Getting the Green Thumb
People often comment that I have a green thumb...if they only knew!
I used to watch my neighbors garden, looking at their beautiful flowers and scrumptious vegetables with envy. It seemed as though the only thing I could grow was weeds (and did they ever grow). My neighbor patiently said, “Just give it time. You’ll learn.”
Instead, I gave up. And, I started again, and gave up again. I started and gave up for about 15 years before I ever ended up with anything that could be called a garden. Even though my favorite television programs were Saturday morning garden shows, I think I learned the most by trial and error. So, I decided to share my error in hopes that your trials may be lessened.
As I gaze out my window at the glorious colors surrounding my pool and my eyes wander down the path to my sunken rose garden with its babbling fountain, I find peace. My neighbor was right. All I needed was patience. It took 4 years of a huge mess to create this view. But, I lived through the mess because I had the vision.
Previously, this area was mostly grass with a perennial garden to one side and a bush berm to the other side. But, I always wanted a swimming pool. I was a real fish as a kid. A pool is not for everyone. Although they look pretty, if you don’t frequently have an overwhelming urge to swim, I wouldn’t attempt one. Pools take a lot of work to keep them clean, and a dirty pool is an eyesore that will need to be removed if not kept up. But, a pool was part of my vision.
I caught this vision by paging through gardening magazines. Books and magazines have been my best source of vision. I recommend keeping a reference of ideas you like in a binder, photos either torn from magazines or copied from books. While it is unlikely you will ever desire to recreate an exact scheme, you should be able to find many ideas you can use for your own garden.
REFINING YOUR VISION
Next, sketch up your yard. You don’t need to be an artist. Just get the basic measurements of your yard and the permanent items in it and draw them as boxes and circles on graph paper. If your graph paper is 34 boxes tall and 34 boxes wide, and your yard is 150 feet long and 100 feet wide, you have to figure out what scale to use. Find your scale by dividing the longest measurements (150 feet ÷ 34 boxes = 4.4 feet per box). Do the same with the shortest measurements (100 feet ÷ 34 boxes = 2.94 feet per box). Using the higher result, you can say each box is 5 feet and draw a square to represent your yard 30 boxes long (150 ÷ 5) and 20 boxes wide (100 ÷ 5). You may even want to tape papers together to get your yard to a scale you can more easily see.
Now measure the size and location from the lot lines where your house, other structures, large trees, and other permanent items exist and draw them in on this lot plan. At this point, you may now want to photocopy this drawing so you can use it to try to draw in many different scenarios.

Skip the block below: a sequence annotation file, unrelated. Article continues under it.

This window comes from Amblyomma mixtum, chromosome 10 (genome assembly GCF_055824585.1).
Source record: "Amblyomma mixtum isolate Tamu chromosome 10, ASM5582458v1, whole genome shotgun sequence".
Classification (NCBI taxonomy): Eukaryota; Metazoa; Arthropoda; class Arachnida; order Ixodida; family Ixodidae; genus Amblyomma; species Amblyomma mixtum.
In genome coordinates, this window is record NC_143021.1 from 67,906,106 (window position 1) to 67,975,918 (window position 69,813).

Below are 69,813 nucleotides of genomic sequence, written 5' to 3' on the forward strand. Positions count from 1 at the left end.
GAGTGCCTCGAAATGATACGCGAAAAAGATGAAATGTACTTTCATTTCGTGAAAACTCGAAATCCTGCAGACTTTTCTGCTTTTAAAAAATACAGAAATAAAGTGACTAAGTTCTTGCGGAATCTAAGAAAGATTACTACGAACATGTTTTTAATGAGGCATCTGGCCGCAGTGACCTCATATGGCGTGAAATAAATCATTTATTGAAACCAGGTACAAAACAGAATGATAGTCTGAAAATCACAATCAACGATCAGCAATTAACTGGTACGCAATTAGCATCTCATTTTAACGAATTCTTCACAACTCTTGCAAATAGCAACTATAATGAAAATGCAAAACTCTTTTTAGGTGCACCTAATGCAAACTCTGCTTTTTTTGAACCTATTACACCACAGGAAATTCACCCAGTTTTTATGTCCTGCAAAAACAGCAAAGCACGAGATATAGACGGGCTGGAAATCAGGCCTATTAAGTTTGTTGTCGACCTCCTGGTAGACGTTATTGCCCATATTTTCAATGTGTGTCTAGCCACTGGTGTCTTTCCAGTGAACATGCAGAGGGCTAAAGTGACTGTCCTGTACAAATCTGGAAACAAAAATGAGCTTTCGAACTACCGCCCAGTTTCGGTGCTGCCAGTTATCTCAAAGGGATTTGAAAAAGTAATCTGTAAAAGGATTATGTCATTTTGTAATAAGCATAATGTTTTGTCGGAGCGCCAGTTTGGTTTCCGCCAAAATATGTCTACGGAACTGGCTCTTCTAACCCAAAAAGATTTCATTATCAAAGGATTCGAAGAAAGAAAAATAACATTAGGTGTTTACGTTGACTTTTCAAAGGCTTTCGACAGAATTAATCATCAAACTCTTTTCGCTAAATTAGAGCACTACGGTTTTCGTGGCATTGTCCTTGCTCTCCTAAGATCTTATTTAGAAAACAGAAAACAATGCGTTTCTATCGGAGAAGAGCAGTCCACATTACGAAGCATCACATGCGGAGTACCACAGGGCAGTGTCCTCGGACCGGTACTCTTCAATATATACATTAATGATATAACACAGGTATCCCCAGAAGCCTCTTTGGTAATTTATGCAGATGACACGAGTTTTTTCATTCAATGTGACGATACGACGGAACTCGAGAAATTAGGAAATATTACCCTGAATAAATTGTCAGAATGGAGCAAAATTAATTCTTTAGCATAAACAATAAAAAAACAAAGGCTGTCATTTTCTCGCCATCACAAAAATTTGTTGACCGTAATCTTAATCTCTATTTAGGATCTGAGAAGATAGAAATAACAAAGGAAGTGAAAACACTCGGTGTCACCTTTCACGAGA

Now, it's time to dream. If you plan to keep this house, why not plan to make it what you want it to be?
First, think about the biggest items, the structural items. I had always wanted a swimming pool. When I finally got enough money for one, I had already landscaped the rest of my yard, and had to tear up almost all of it to get the pool in. Not only did I make a huge mess, I had installed a fence that gave me almost no access to the back yard to get the pool in.
So, now is the time to list all of your big dream items, and make a plan where you want them, their sizes, and what you need to leave open to install them some day. You may want a:
- Horse Barn
Ok, this yard is not big enough for a horse barn, and probably does not allow one in the building code. But, we will plan for the other items, including leaving access for future construction.
First, I located the pool, since a pool has has many requirements. The following three need to be noted now. Others can be reviewed later.
- Setbacks (check your code)
- Distance from house-say 12 feet
- Distance from (and to) electrical
- Distance from neighbor's yard
- Tall, lockable fence
- No ungrounded metal within 5 feet
- No access from house unless door is alarmed
- No way to get over, under, or around
- Keep Overhead Trees Away
- Sunlight needed for warmth
- Keep leaves and debris out of pool
Since there are two large trees at the back of the lot, and you want to keep access open for other construction, I picked behind the house on the right for the pool. The fence location is also noted. The shed is located on the northwest corner of the pool to provide wind protection without shading the pool and is kept the required distance from the lot lines. I selected the back corner for the gazebo to make it a secret hideaway, however codes need to be checked to see if this type of structure can be placed so close to the lot line in your area. Access to the shed, pool, and patio are left open. The patio is not in the pool area as this will be the place to grill and eat, keeping food away from the pool.
You may want to cut out pieces to scale for your large items and move them around until you find a place for them you like.
ADDING THE GARDENS
Now that you have the structures in place (on paper, at least) you can start figuring out where you want plantings. Again, start with the larger items, such as trees, that take a while to grow. Then, add special features and smaller garden patches.
You will want to think about how your garden will look in the four seasons and the sun requirements of each plant. Now it is time to move on to look at your planting options.
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